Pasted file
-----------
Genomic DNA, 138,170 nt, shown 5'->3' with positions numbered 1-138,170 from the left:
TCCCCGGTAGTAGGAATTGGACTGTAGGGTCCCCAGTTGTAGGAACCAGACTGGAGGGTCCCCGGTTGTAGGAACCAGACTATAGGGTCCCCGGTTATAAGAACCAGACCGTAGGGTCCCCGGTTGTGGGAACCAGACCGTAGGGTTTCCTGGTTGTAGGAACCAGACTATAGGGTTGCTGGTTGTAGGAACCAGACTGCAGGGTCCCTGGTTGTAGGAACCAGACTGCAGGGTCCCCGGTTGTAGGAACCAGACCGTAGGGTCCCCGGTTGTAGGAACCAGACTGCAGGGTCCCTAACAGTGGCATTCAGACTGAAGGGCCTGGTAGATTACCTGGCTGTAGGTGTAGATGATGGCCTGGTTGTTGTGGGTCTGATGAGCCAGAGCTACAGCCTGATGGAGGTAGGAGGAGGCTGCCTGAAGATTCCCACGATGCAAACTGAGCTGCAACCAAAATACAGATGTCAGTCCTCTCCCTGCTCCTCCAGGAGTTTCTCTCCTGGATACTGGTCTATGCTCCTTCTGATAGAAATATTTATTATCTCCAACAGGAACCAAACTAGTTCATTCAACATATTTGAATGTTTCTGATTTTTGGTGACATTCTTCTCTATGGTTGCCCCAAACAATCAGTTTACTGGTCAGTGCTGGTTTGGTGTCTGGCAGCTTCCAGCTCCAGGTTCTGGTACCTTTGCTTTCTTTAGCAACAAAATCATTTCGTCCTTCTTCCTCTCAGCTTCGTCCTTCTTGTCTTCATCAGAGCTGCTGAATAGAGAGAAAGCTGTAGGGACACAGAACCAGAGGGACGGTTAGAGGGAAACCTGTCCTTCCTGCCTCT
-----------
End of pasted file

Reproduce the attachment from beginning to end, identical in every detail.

Genomic DNA, 138,170 nt, shown 5'->3' with positions numbered 1-138,170 from the left:
TCCCCGGTAGTAGGAATTGGACTGTAGGGTCCCCAGTTGTAGGAACCAGACTGGAGGGTCCCCGGTTGTAGGAACCAGACTATAGGGTCCCCGGTTATAAGAACCAGACCGTAGGGTCCCCGGTTGTGGGAACCAGACCGTAGGGTTTCCTGGTTGTAGGAACCAGACTATAGGGTTGCTGGTTGTAGGAACCAGACTGCAGGGTCCCTGGTTGTAGGAACCAGACTGCAGGGTCCCCGGTTGTAGGAACCAGACCGTAGGGTCCCCGGTTGTAGGAACCAGACTGCAGGGTCCCTAACAGTGGCATTCAGACTGAAGGGCCTGGTAGATTACCTGGCTGTAGGTGTAGATGATGGCCTGGTTGTTGTGGGTCTGATGAGCCAGAGCTACAGCCTGATGGAGGTAGGAGGAGGCTGCCTGAAGATTCCCACGATGCAAACTGAGCTGCAACCAAAATACAGATGTCAGTCCTCTCCCTGCTCCTCCAGGAGTTTCTCTCCTGGATACTGGTCTATGCTCCTTCTGATAGAAATATTTATTATCTCCAACAGGAACCAAACTAGTTCATTCAACATATTTGAATGTTTCTGATTTTTGGTGACATTCTTCTCTATGGTTGCCCCAAACAATCAGTTTACTGGTCAGTGCTGGTTTGGTGTCTGGCAGCTTCCAGCTCCAGGTTCTGGTACCTTTGCTTTCTTTAGCAACAAAATCATTTCGTCCTTCTTCCTCTCAGCTTCGTCCTTCTTGTCTTCATCAGAGCTGCTGAATAGAGAGAAAGCTGTAGGGACACAGAACCAGAGGGACGGTTAGAGGGAAACCTGTCCTTCCTGCCTCT